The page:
1928 – 2010
He was never the fan boy’s artist. He never quite fit in with his contemporaries such as Jack Kirby, Steve Ditko or Joe Kubert. However, he remains to be one of the most inspirational artists that ever worked in the graphic art business. In the years that I have done interviews and talked with members of the comic book community, one name always seems to come up when discussing their primary influences – fantasy artist Frank Frazetta. Frazetta is not only one of the greats, but he is the man who inspired the greats. Starting in comics during the golden age of the genre, Frank Frazetta went on to redefine the art of the fantasy genre, single handedly creating the images and mythos that would be forever linked with sword and sorcery, and brought classically rendered oil paintings to the world of pop culture fandom. Frank Frazetta was more Michelangelo then Milton Caniff, and in the process set a new standard of excellence that most artist could never achieve. Unfortunately the mighty hand of Frank Frazetta will paint no more. Frank Frazetta died of a stroke on May 10th, 2010 in a Florida hospital at age 82.
Born in Brooklyn, New York to Italian immigrants, Frank Frazetta was the only son to a family of four children. Encouraged by his grandmother at an early age to draw pictures for her, which he was rewarded a penny for; Frazetta was quickly noticed by his teachers as being an artistic prodigy. At only eight years old Frazetta was enrolled into the Brooklyn School of Fine Arts where he was tutored by artist Michael Falanga who planned to finance Frazetta to go to Europe to further his study in fine art. However, Frank Frazetta had other ideas. He wanted to move into the world of comic books. Getting his first comic book job doing pencil clean ups for DC comic artist Bernard Baily on strips such as The Specter and Hourman in 1944 at the age of 14, much of Frazetta’s early comic work is hard to pin down due to the fact that he was never given any sort of credit for his work. However, the first known piece of comic work that can be credited to the young artist was an eight page inking job on the only issue of Tally-Ho Comics.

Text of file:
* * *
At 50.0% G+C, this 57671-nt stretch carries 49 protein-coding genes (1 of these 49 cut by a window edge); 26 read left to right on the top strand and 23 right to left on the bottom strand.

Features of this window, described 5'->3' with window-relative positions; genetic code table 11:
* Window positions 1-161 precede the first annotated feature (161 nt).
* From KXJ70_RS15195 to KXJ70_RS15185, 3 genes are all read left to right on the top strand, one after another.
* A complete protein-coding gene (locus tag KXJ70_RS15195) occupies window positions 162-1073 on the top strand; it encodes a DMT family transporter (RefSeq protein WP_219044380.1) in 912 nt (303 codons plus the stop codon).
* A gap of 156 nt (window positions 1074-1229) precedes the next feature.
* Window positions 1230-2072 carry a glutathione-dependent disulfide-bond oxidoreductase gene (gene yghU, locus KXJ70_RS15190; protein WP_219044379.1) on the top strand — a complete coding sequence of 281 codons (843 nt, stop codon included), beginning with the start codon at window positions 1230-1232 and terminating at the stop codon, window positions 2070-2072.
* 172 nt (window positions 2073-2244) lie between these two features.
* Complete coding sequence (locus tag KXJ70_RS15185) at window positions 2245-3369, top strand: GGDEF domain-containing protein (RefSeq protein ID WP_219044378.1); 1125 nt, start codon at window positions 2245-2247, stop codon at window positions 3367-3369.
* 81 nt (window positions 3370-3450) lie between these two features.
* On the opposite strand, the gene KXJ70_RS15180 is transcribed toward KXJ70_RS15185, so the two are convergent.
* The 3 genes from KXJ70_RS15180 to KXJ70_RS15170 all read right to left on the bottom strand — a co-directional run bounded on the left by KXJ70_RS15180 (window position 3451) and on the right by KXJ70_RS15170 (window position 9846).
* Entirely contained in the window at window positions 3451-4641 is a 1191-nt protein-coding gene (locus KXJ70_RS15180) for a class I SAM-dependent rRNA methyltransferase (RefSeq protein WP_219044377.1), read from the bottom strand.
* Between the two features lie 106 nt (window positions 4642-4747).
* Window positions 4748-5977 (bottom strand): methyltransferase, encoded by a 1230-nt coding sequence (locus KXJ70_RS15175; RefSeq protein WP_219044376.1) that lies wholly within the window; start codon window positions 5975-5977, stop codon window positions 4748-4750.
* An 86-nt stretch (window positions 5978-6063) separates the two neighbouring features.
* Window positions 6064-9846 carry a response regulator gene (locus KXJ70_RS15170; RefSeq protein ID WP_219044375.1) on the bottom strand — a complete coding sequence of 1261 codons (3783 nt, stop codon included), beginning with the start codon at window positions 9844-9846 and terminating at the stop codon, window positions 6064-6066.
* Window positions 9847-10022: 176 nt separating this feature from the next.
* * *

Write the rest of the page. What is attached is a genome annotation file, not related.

Under the mentorship of Roy Krenkel, and teaming up with Art Williamson, Frazetta’s talents began to be noticed by the comic book companies and he began doing primary art chores for a variety of publishers, most notably EC Comics and DC Comics, where he co-created the classic fan favorite The Shining Knight. Frazetta also worked on a number of various funny animal books which he signed by the pen name “Fritz.”
Frazetta’s real break came when his comic covers for the Buck Rogers comic was noticed by respected cartoonist Al Capp who hired Frazetta as his assistant for the classic Lil’ Abner comic strip. While working for Capp, Frazetta drew his own newspaper strip titled Johnny Comet, and worked for a time with Flash Gordon’s artist Dan Berry. Frazetta stayed with Capp throughout the turbulent 1950’s when the comic book industry suffered at the hands of government investigations trying to link comics to juvenile delinquency. Frazetta left Capp in 1961 to develop the classic Playboy comic strip Little Annie Fanny with Harvey Kurtzman.